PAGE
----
- Setup and hold priority for TE tunnels.
- Administrative groups (link coloring)
The tunnel headend router does CSPF path calculation. Other routers don’t.
The headend router takes the information from the TED and the constraints you configured. For example, it could look for a path for a TE tunnel that requires 50 Mbps and shouldn’t use link X or go through router Y.
When regular SPF finishes a calculation, we use the end result to add entries to the routing table. This is not the case with CSPF.
The result of a CSPF calculation is an ordered list of IP addresses with next hops for the path of the TE tunnel. We then use RSVP-TE to signal the path.
Path Setup (RSVP-TE)
To set up a path for our TE tunnel, we need a signaling protocol that reserves resources and establishes an LSP for a tunnel.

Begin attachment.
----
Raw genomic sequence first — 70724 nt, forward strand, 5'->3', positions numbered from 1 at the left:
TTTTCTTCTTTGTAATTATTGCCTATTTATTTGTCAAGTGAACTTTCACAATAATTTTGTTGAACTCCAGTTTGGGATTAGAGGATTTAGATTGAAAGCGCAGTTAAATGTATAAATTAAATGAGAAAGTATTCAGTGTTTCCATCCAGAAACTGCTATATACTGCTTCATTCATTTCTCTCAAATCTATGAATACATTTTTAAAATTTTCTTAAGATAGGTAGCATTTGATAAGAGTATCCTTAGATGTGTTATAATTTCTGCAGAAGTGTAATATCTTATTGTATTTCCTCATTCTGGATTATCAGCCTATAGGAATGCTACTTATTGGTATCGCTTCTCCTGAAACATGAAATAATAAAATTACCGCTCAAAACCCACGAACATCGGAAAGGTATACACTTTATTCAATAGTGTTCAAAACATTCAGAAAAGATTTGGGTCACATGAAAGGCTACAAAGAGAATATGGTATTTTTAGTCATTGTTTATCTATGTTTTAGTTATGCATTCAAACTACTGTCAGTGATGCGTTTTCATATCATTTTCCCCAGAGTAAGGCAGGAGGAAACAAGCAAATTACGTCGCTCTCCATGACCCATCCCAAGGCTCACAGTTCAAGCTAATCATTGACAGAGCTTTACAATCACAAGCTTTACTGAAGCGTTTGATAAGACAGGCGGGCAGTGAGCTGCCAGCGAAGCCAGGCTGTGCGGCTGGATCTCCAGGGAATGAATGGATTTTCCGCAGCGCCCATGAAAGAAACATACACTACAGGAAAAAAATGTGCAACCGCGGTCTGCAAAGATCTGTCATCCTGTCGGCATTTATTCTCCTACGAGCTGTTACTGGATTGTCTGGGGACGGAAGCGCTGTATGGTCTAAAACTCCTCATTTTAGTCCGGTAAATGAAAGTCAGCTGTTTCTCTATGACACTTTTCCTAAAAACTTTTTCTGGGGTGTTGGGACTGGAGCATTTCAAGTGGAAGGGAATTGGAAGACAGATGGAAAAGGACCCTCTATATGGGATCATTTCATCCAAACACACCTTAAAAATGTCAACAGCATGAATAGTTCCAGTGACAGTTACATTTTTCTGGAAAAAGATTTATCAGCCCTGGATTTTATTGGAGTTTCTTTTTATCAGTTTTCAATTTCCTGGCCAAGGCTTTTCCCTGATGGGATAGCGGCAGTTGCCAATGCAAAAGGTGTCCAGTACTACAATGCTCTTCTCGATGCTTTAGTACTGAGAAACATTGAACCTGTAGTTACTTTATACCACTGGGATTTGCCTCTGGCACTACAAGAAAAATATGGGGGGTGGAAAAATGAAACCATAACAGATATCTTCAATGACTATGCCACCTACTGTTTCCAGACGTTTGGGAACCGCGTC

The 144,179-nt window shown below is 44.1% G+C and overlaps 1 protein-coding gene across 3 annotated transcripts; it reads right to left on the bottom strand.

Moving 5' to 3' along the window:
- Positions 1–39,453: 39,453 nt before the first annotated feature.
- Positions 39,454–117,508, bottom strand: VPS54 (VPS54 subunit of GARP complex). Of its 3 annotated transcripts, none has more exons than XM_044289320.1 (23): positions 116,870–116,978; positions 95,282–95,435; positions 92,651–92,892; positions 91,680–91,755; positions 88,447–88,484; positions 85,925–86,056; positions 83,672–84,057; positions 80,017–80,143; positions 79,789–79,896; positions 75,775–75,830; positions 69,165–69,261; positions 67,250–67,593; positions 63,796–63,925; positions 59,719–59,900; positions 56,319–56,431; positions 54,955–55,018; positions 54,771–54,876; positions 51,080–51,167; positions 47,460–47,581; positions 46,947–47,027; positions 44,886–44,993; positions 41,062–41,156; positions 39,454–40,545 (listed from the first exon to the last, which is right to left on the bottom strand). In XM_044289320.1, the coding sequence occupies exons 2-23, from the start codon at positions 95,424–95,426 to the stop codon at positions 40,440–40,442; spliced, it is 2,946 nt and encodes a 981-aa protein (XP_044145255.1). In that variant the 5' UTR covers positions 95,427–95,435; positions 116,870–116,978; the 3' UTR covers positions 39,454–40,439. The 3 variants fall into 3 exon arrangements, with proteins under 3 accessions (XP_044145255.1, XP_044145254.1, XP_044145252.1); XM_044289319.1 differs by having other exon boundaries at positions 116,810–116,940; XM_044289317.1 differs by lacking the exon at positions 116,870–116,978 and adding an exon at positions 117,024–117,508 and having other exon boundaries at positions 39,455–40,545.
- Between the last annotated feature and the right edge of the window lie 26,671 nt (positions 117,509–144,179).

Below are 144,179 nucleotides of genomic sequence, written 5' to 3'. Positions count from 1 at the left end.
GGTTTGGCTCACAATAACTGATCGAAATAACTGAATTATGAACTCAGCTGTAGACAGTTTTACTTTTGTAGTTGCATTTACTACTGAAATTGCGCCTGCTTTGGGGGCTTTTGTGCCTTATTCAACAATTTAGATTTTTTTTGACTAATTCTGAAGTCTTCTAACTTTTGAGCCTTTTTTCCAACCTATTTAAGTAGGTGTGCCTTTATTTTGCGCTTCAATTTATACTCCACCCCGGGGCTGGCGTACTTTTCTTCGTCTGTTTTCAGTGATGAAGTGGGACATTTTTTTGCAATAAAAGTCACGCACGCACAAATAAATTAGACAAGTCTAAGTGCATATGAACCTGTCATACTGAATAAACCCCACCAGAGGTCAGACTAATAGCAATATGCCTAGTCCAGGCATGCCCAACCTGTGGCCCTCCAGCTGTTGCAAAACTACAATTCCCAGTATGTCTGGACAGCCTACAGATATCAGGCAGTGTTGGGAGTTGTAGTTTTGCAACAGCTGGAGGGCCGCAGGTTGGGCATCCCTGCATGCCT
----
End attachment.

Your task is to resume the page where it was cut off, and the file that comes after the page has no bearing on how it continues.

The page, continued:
Resource Reservation Protocol (RSVP) was created for IntServ in the past, which never took off because of scalability issues. RSVP has been extended to use for MPLS TE and is called RSVP-TE.
After calculating a TE tunnel path with CSPF, the router will signal the tunnel with RSVP-TE.
RSVP-TE has three primary functions:
- Path setup and maintenance
- Path teardown
- Error signaling
When the headend router wants to signal a TE tunnel, it sends a PATH message downstream to the tailend router. When the tailend router receives a PATH message, it replies with a RESV message, including the label we’ll use for the TE tunnel. Routers on the path that receive the RESV message reserve the required bandwidth and forward the message upstream to the headend router.
The LFIB is populated with RSVP labels that are allocated by RESV messages.
To accomplish all of this, RSVP-TE uses different messages and objects. I will cover these in the RSVP-TE lesson.
Forwarding Traffic Through TE Tunnels
Once the tunnel is established, it doesn’t do anything. It’s the same as with a simple GRE tunnel. You need to route traffic down the TE tunnel.
There are some “regular” routing options that you are already familiar with, such as:
And we have routing options that are specific to MPLS TE: